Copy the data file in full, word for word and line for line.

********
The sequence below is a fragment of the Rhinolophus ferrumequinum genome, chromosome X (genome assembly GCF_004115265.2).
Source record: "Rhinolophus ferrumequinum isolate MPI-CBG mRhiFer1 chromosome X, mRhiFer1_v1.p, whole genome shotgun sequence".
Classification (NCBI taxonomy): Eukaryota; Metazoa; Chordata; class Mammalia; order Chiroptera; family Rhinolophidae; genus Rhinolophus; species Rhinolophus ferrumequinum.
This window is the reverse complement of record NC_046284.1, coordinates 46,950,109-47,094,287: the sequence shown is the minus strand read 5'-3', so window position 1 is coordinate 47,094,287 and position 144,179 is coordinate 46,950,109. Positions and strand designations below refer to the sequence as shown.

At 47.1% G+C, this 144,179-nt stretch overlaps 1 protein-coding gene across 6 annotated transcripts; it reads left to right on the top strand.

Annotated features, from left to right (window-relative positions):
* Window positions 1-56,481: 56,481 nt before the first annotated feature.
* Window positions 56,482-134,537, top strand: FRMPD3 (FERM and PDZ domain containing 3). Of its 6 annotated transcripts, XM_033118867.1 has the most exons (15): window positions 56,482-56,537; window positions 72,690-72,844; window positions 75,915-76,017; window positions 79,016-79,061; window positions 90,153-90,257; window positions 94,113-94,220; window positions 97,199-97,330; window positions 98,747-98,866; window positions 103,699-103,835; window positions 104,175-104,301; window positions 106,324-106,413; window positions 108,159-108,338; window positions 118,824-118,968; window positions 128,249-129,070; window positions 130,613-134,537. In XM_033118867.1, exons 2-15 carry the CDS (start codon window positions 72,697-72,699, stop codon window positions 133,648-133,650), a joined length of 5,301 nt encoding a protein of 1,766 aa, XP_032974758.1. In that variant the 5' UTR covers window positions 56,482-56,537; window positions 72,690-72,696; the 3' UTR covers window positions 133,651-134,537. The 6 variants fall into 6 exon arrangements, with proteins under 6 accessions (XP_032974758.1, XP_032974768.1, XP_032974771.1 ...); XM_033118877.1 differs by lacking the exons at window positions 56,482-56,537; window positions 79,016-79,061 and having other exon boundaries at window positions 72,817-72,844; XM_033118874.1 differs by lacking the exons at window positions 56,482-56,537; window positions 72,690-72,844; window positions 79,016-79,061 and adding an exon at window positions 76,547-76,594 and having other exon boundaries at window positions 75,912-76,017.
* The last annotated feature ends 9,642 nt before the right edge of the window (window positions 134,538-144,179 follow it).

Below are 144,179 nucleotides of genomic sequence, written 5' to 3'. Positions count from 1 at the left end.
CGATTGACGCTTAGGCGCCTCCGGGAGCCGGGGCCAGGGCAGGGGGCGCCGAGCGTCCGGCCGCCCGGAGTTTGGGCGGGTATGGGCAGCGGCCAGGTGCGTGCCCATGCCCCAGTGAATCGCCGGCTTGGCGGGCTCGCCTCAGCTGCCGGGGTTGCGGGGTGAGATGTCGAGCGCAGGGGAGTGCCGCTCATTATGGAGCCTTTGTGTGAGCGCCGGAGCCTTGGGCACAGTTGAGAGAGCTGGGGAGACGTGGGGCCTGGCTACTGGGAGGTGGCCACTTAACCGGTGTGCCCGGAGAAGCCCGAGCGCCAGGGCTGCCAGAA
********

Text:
The sequence below is a fragment of the Rhinolophus ferrumequinum genome, chromosome X (genome assembly GCF_004115265.2).
Source record: "Rhinolophus ferrumequinum isolate MPI-CBG mRhiFer1 chromosome X, mRhiFer1_v1.p, whole genome shotgun sequence".
Classification (NCBI taxonomy): Eukaryota; Metazoa; Chordata; class Mammalia; order Chiroptera; family Rhinolophidae; genus Rhinolophus; species Rhinolophus ferrumequinum.
This window is the reverse complement of record NC_046284.1, coordinates 46,950,109-47,094,287: the sequence shown is the minus strand read 5'-3', so window position 1 is coordinate 47,094,287 and position 144,179 is coordinate 46,950,109. Positions and strand designations below refer to the sequence as shown.

At 47.1% G+C, this 144,179-nt stretch overlaps 1 protein-coding gene across 6 annotated transcripts; it reads left to right on the top strand.

Annotated features, from left to right (window-relative positions):
* Window positions 1-56,481: 56,481 nt before the first annotated feature.
* Window positions 56,482-134,537, top strand: FRMPD3 (FERM and PDZ domain containing 3). Of its 6 annotated transcripts, XM_033118867.1 has the most exons (15): window positions 56,482-56,537; window positions 72,690-72,844; window positions 75,915-76,017; window positions 79,016-79,061; window positions 90,153-90,257; window positions 94,113-94,220; window positions 97,199-97,330; window positions 98,747-98,866; window positions 103,699-103,835; window positions 104,175-104,301; window positions 106,324-106,413; window positions 108,159-108,338; window positions 118,824-118,968; window positions 128,249-129,070; window positions 130,613-134,537. In XM_033118867.1, exons 2-15 carry the CDS (start codon window positions 72,697-72,699, stop codon window positions 133,648-133,650), a joined length of 5,301 nt encoding a protein of 1,766 aa, XP_032974758.1. In that variant the 5' UTR covers window positions 56,482-56,537; window positions 72,690-72,696; the 3' UTR covers window positions 133,651-134,537. The 6 variants fall into 6 exon arrangements, with proteins under 6 accessions (XP_032974758.1, XP_032974768.1, XP_032974771.1 ...); XM_033118877.1 differs by lacking the exons at window positions 56,482-56,537; window positions 79,016-79,061 and having other exon boundaries at window positions 72,817-72,844; XM_033118874.1 differs by lacking the exons at window positions 56,482-56,537; window positions 72,690-72,844; window positions 79,016-79,061 and adding an exon at window positions 76,547-76,594 and having other exon boundaries at window positions 75,912-76,017.
* The last annotated feature ends 9,642 nt before the right edge of the window (window positions 134,538-144,179 follow it).

Below are 144,179 nucleotides of genomic sequence, written 5' to 3'. Positions count from 1 at the left end.
CGATTGACGCTTAGGCGCCTCCGGGAGCCGGGGCCAGGGCAGGGGGCGCCGAGCGTCCGGCCGCCCGGAGTTTGGGCGGGTATGGGCAGCGGCCAGGTGCGTGCCCATGCCCCAGTGAATCGCCGGCTTGGCGGGCTCGCCTCAGCTGCCGGGGTTGCGGGGTGAGATGTCGAGCGCAGGGGAGTGCCGCTCATTATGGAGCCTTTGTGTGAGCGCCGGAGCCTTGGGCACAGTTGAGAGAGCTGGGGAGACGTGGGGCCTGGCTACTGGGAGGTGGCCACTTAACCGGTGTGCCCGGAGAAGCCCGAGCGCCAGGGCTGCCAGAA